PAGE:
December 15, 2015


American Children Faced Great Dangers in the 1930s, None Greater Than "Little Orphan Annie" (A. Brad Schwartz, 12/15/15, SMITHSONIAN.COM)

Because radio's "theater of the mind" requires a fertile imagination, it has always had a special appeal for children. The same lively imagination Ralphie uses to picture himself defending his family with a Red Ryder BB gun, or reduced to a blind beggar by the effects of Lifebuoy soap, brought Annie's adventures to life more vividly than a television ever could.

This imaginative power is precisely why some parents and reformers saw the radio in much the same way Ralphie's mother saw the leg lamp: as a seductive villain, sneaking into their homes to harm the minds and corrupt the morals of their children. They saw the intense excitement Annie and other shows inspired in children and quickly concluded that such excitement was dangerous and unhealthy. One father, in a letter to The New York Times in 1933, described the effects on his child of the "all-too-hair-raising adventures" broadcast during radio's "Children's Hours." "My son has never known fear," he wrote. "He now imagines footsteps in the dark, kidnappers lurking in every corner and ghosts appearing and disappearing everywhere and emitting their blood-curdling noises, all in true radio fashion."

Many claims about the harm allegedly caused by violent video games, movies, and other media today--that they turn kids into violent criminals, rob them of sleep, and wreak havoc with their nervous systems--were lobbed just as strongly at radio in the 1930s. "These broadcasts are dealing exclusively with mystery and murder," wrote a Brooklyn mother to the Times in 1935. "They result in an unhealthy excitement, unnecessary nervousness, irritability and restless sleep."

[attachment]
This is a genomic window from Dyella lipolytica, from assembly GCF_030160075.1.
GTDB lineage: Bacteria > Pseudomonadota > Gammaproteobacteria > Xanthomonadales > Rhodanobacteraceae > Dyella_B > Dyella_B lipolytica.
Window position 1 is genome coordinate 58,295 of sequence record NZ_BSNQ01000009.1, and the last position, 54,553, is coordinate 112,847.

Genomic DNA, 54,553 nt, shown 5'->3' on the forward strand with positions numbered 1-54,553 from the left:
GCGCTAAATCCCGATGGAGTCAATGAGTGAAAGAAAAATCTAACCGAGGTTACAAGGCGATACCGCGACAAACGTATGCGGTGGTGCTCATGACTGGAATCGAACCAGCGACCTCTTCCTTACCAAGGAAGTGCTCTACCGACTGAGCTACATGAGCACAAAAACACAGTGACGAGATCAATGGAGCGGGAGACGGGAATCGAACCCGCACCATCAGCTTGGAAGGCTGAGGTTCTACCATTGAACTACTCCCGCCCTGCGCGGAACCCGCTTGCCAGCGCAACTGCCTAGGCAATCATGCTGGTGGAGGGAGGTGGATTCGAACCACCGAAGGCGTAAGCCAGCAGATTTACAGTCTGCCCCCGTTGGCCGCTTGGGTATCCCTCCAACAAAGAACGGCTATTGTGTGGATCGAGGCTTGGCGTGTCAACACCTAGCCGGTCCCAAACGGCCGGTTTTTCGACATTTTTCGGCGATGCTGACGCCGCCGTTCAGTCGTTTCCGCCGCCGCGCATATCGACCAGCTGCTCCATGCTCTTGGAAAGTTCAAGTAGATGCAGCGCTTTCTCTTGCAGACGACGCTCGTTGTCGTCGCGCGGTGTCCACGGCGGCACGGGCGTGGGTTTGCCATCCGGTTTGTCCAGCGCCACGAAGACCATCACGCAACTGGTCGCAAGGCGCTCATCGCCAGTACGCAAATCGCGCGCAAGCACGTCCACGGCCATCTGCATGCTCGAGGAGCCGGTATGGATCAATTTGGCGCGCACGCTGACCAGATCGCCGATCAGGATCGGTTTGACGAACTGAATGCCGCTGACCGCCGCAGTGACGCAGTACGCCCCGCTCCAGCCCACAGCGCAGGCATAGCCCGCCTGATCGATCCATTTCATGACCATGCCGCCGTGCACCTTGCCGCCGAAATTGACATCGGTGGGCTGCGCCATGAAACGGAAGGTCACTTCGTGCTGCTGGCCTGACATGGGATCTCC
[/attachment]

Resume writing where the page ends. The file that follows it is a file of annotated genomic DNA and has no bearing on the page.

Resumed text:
The year before, noted educator Sidonie Gruenberg told the Times "that children pick as favorites the very programs which parents as a whole view with special concern--the thriller, the mystery, the low comedy and the melodramatic adventure." She asked, rhetorically: "Why is it that the children seem to get their greatest pleasure from the very things which the parents most deplore?"

Among the programs most adored by kids but deplored by parents was Ralphie's favorite: Little Orphan Annie. In March 1933, Time reported that a group of concerned mothers in Scarsdale, New York, got together to protest radio shows that "shatter nerves, stimulate emotions of horror, and teach bad grammar." They singled out Little Orphan Annie as "Very Poor," because of the protagonist's "bad emotional effect and unnatural voice." That same year, wrote H. B. Summers in his 1939 book Radio Censorship, "a Minneapolis branch of the American Association of University Women, and the Board of Managers of the Iowa Congress of Parents and Teachers adopted resolutions condemning the 'unnatural overstimulation and thrill' of children's serials--principally the 'Orphan Annie' and 'Skippy' serials." (Skippy was based on a comic strip about a "streetwise" city boy that served as a major influence on Charles Schulz's Peanuts.)

These days, when Annie is known mainly as the little girl who sang brightly about "Tomorrow," it may be hard to picture her radio series as the Grand Theft Auto of its day. But the radio show had a much closer relationship to its source material--a "frequently downbeat, even grim comic" created in 1924 by Harold Gray--than the relentlessly optimistic (and very loosely adapted) Broadway musical. The comic-strip Annie's most defining and admired trait--her self-reliance--came from the fact that she existed in "a comfortless world, vaguely sinister," surrounded by violence, where few could be trusted and no one could be counted on. "Annie is tougher than hell, with a heart of gold and a fast left, who can take care of herself because she has to," Gray once explained. "She's controversial, there's no question about that. But I keep her on the side of motherhood, honesty, and decency."

Posted by at December 15, 2015 6:23 PM


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